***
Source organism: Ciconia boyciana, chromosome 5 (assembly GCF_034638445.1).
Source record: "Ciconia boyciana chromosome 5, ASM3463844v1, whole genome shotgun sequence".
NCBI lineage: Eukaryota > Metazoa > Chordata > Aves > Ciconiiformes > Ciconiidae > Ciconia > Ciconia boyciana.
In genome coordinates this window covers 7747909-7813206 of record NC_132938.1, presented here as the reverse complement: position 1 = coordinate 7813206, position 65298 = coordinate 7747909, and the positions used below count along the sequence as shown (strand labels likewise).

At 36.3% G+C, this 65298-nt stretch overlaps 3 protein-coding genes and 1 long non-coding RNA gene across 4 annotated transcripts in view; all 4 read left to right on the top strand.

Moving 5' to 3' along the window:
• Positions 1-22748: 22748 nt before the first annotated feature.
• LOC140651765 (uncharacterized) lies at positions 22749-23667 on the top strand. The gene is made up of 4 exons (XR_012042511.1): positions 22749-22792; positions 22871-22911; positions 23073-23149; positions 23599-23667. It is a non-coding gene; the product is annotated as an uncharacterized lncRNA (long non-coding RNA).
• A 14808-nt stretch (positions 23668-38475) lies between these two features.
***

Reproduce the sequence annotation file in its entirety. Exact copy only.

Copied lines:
Source organism: Ciconia boyciana, chromosome 5 (assembly GCF_034638445.1).
Source record: "Ciconia boyciana chromosome 5, ASM3463844v1, whole genome shotgun sequence".
NCBI lineage: Eukaryota > Metazoa > Chordata > Aves > Ciconiiformes > Ciconiidae > Ciconia > Ciconia boyciana.
In genome coordinates this window covers 7747909-7813206 of record NC_132938.1, presented here as the reverse complement: position 1 = coordinate 7813206, position 65298 = coordinate 7747909, and the positions used below count along the sequence as shown (strand labels likewise).

At 36.3% G+C, this 65298-nt stretch overlaps 3 protein-coding genes and 1 long non-coding RNA gene across 4 annotated transcripts in view; all 4 read left to right on the top strand.

Moving 5' to 3' along the window:
• Positions 1-22748: 22748 nt before the first annotated feature.
• LOC140651765 (uncharacterized) lies at positions 22749-23667 on the top strand. The gene is made up of 4 exons (XR_012042511.1): positions 22749-22792; positions 22871-22911; positions 23073-23149; positions 23599-23667. It is a non-coding gene; the product is annotated as an uncharacterized lncRNA (long non-coding RNA).
• A 14808-nt stretch (positions 23668-38475) lies between these two features.